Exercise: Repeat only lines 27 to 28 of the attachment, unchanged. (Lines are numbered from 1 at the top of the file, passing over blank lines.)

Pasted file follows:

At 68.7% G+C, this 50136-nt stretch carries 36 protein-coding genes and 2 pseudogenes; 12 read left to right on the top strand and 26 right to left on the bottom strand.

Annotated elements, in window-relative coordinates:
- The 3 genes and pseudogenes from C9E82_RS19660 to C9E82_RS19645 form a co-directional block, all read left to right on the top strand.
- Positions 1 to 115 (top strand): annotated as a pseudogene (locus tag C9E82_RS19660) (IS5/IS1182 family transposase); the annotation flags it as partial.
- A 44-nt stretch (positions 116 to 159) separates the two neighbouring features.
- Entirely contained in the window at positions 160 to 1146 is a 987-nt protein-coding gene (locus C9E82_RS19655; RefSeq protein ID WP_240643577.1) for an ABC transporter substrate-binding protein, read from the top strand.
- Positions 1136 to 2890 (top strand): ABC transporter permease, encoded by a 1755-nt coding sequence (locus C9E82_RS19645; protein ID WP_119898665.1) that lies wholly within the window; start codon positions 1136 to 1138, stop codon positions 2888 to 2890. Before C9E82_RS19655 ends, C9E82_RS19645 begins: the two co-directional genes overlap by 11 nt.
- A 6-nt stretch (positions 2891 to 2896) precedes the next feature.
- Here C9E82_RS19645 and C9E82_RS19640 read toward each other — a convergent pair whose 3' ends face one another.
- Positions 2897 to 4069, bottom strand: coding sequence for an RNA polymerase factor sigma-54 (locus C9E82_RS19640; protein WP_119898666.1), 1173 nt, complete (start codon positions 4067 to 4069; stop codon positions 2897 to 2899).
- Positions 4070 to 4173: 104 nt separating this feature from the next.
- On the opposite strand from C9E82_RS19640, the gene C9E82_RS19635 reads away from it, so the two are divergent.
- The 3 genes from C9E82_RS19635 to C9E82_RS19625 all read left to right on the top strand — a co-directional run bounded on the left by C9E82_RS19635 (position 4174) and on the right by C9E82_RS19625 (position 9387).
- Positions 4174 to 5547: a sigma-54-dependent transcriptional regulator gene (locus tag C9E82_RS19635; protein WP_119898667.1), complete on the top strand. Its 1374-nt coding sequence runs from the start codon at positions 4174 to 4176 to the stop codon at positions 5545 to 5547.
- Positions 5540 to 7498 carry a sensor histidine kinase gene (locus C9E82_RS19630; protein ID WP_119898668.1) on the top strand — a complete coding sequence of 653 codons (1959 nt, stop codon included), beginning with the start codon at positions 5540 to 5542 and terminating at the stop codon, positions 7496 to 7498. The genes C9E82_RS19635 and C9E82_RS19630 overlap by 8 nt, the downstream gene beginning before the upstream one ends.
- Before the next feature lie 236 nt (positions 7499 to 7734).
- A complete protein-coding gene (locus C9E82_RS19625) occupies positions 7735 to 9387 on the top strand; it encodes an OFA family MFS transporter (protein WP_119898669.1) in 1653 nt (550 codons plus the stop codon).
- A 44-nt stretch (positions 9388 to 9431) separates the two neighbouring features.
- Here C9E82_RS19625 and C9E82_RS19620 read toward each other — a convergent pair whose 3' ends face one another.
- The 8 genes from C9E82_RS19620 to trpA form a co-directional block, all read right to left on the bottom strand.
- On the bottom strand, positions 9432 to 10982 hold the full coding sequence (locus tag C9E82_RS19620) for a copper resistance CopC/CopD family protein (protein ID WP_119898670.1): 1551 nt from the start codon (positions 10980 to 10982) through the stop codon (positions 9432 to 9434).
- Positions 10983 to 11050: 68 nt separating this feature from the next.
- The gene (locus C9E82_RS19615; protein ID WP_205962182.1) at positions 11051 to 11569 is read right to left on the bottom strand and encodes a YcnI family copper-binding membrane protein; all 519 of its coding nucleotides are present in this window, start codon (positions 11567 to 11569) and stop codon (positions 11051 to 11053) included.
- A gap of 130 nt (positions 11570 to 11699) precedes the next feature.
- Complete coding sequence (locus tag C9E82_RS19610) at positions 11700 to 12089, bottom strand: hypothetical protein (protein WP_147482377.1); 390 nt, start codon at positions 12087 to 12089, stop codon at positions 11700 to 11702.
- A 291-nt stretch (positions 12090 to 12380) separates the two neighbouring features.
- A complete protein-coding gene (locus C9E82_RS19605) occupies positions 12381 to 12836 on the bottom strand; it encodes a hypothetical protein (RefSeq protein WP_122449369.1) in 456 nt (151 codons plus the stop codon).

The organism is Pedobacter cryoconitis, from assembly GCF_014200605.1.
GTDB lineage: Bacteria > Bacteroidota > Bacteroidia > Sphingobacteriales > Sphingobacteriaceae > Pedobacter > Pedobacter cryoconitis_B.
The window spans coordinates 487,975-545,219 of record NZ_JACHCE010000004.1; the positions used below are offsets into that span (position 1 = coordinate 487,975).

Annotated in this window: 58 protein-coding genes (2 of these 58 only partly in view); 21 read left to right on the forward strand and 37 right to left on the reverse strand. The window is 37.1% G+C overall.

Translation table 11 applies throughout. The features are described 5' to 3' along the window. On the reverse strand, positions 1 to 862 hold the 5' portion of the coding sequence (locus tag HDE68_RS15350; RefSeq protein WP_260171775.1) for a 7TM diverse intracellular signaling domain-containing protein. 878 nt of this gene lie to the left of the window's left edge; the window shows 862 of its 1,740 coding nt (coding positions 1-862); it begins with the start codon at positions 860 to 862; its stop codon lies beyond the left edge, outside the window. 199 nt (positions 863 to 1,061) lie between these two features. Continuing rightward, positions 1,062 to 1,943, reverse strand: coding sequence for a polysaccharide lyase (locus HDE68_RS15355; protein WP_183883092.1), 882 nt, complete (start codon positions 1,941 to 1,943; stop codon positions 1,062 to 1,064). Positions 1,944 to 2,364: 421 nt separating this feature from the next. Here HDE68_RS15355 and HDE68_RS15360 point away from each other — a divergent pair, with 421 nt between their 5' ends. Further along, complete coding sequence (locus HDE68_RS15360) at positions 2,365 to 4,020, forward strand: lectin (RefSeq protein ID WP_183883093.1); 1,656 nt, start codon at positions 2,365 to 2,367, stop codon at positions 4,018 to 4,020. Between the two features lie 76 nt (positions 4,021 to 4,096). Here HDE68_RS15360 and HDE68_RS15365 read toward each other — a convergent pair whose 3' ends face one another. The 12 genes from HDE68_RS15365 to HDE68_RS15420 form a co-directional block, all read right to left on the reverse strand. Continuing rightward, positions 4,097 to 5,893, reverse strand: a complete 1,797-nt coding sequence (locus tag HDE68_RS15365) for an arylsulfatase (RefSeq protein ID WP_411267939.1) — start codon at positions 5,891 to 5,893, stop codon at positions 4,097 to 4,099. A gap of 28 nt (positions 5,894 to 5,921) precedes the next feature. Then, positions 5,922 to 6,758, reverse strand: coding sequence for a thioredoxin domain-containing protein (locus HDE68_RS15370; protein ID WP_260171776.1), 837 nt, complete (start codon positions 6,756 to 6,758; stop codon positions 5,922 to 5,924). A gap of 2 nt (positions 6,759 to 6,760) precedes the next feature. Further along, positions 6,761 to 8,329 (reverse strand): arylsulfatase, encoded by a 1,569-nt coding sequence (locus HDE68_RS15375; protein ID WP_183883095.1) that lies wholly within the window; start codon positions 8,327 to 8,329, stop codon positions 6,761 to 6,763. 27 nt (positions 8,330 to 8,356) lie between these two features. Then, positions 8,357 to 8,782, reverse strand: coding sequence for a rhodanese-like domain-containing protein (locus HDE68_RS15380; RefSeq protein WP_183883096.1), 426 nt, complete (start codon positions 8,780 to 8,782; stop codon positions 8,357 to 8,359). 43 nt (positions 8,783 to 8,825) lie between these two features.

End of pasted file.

- A complete protein-coding gene (locus C9E82_RS19605) occupies positions 12381 to 12836 on the bottom strand; it encodes a hypothetical protein (RefSeq protein WP_122449369.1) in 456 nt (151 codons plus the stop codon).

The organism is Pedobacter cryoconitis, from assembly GCF_014200605.1.